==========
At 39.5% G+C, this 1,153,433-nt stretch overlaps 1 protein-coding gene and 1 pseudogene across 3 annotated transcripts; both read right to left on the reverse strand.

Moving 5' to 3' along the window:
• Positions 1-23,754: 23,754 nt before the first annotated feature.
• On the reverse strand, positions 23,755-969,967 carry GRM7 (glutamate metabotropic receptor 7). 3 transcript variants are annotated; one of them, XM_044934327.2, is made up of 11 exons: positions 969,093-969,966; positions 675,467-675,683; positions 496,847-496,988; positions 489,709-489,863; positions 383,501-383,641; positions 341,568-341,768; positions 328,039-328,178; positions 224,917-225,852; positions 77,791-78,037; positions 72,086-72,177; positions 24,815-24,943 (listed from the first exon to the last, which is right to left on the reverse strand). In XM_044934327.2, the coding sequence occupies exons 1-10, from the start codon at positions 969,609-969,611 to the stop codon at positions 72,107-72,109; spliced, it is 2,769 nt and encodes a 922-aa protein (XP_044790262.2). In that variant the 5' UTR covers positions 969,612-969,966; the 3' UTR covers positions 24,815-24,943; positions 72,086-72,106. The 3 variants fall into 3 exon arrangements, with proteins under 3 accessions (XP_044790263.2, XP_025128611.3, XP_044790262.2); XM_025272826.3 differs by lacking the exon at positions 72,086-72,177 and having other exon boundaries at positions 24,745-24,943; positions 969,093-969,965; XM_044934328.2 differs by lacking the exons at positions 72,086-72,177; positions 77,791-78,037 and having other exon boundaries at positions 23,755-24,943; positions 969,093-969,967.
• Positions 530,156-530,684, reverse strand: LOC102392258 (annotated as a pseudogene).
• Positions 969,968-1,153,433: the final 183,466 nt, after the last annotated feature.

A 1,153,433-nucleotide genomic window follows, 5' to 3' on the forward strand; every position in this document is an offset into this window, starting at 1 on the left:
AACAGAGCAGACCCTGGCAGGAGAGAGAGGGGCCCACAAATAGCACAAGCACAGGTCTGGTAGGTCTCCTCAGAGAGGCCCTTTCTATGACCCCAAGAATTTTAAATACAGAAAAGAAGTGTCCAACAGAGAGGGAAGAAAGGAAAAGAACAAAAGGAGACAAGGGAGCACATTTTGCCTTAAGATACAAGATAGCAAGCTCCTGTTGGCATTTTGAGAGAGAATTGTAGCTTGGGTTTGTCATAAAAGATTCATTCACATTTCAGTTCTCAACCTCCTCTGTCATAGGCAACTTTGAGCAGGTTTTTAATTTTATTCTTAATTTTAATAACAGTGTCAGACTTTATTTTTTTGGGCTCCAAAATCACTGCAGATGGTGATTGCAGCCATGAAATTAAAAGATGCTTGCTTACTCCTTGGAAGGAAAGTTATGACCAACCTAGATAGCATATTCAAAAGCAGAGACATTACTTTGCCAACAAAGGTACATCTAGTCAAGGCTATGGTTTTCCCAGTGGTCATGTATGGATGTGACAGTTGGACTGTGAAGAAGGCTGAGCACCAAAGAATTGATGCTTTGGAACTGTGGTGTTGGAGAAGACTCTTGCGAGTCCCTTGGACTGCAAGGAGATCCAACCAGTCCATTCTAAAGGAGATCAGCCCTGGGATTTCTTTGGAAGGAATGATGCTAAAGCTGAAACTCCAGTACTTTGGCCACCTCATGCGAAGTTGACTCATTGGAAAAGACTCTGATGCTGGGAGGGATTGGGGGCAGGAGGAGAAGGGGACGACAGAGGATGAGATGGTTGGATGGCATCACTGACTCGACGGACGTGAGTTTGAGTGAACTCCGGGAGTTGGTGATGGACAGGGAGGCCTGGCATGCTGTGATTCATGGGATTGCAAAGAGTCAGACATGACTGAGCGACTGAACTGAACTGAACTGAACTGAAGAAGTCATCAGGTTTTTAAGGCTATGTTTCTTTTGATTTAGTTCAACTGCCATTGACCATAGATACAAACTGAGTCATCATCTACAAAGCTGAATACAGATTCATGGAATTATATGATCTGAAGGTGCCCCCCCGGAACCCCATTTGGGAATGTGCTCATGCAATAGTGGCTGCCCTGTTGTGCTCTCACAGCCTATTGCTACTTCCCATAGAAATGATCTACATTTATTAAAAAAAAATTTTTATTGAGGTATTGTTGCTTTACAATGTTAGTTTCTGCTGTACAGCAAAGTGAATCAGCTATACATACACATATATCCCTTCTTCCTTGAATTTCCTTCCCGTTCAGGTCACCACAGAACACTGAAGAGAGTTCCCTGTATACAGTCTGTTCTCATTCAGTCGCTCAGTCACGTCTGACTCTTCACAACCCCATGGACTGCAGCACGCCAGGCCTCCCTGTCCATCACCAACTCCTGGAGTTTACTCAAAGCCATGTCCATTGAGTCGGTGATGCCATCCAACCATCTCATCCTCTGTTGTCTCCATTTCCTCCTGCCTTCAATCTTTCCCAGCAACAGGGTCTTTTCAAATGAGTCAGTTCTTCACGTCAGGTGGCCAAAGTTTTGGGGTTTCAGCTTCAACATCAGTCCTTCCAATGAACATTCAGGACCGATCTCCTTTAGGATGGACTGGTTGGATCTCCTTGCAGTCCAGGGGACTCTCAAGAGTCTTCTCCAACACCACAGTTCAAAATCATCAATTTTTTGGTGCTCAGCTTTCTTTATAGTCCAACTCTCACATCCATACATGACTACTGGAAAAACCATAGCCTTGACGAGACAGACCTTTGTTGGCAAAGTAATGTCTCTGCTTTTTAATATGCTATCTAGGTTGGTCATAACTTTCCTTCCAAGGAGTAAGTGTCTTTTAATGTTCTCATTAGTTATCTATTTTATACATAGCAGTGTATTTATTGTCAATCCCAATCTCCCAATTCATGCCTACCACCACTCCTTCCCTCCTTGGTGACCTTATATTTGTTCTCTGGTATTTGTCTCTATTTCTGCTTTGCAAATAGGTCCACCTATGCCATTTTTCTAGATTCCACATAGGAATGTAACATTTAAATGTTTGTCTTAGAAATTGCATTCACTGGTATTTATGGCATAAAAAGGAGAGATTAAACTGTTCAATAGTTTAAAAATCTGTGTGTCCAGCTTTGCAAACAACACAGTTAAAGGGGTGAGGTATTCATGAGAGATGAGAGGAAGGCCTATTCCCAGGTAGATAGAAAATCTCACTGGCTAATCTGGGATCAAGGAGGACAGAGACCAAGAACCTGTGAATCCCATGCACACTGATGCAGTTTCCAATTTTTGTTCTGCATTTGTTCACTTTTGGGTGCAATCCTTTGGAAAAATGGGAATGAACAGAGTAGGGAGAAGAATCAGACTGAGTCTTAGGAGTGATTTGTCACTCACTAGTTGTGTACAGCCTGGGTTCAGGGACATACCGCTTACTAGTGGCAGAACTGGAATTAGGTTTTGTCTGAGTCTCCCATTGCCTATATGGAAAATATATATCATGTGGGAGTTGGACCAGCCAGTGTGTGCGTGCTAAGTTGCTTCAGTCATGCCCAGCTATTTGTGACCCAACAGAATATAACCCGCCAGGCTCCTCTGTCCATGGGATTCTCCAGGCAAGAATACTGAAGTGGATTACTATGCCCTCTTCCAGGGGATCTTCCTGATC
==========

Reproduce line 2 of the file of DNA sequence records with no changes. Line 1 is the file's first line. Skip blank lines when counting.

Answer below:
Moving 5' to 3' along the window: